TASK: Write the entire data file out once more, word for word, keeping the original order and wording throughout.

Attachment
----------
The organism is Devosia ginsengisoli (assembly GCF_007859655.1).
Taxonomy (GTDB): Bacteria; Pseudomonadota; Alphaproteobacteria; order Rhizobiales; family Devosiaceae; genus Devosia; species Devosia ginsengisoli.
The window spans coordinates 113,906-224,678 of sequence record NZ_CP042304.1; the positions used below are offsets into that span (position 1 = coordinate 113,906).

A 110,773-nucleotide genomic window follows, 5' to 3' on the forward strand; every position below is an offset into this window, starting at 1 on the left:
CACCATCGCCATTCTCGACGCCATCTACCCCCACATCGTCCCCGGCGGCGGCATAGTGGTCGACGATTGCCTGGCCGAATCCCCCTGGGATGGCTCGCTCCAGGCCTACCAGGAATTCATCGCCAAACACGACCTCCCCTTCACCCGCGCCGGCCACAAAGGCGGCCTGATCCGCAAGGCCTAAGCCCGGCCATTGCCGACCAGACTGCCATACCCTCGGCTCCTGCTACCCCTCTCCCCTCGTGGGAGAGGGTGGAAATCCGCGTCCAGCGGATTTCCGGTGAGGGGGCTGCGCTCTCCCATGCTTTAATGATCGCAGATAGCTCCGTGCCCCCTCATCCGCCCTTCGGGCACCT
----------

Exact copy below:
The organism is Devosia ginsengisoli (assembly GCF_007859655.1).
Taxonomy (GTDB): Bacteria; Pseudomonadota; Alphaproteobacteria; order Rhizobiales; family Devosiaceae; genus Devosia; species Devosia ginsengisoli.
The window spans coordinates 113,906-224,678 of sequence record NZ_CP042304.1; the positions used below are offsets into that span (position 1 = coordinate 113,906).

A 110,773-nucleotide genomic window follows, 5' to 3' on the forward strand; every position below is an offset into this window, starting at 1 on the left:
CACCATCGCCATTCTCGACGCCATCTACCCCCACATCGTCCCCGGCGGCGGCATAGTGGTCGACGATTGCCTGGCCGAATCCCCCTGGGATGGCTCGCTCCAGGCCTACCAGGAATTCATCGCCAAACACGACCTCCCCTTCACCCGCGCCGGCCACAAAGGCGGCCTGATCCGCAAGGCCTAAGCCCGGCCATTGCCGACCAGACTGCCATACCCTCGGCTCCTGCTACCCCTCTCCCCTCGTGGGAGAGGGTGGAAATCCGCGTCCAGCGGATTTCCGGTGAGGGGGCTGCGCTCTCCCATGCTTTAATGATCGCAGATAGCTCCGTGCCCCCTCATCCGCCCTTCGGGCACCT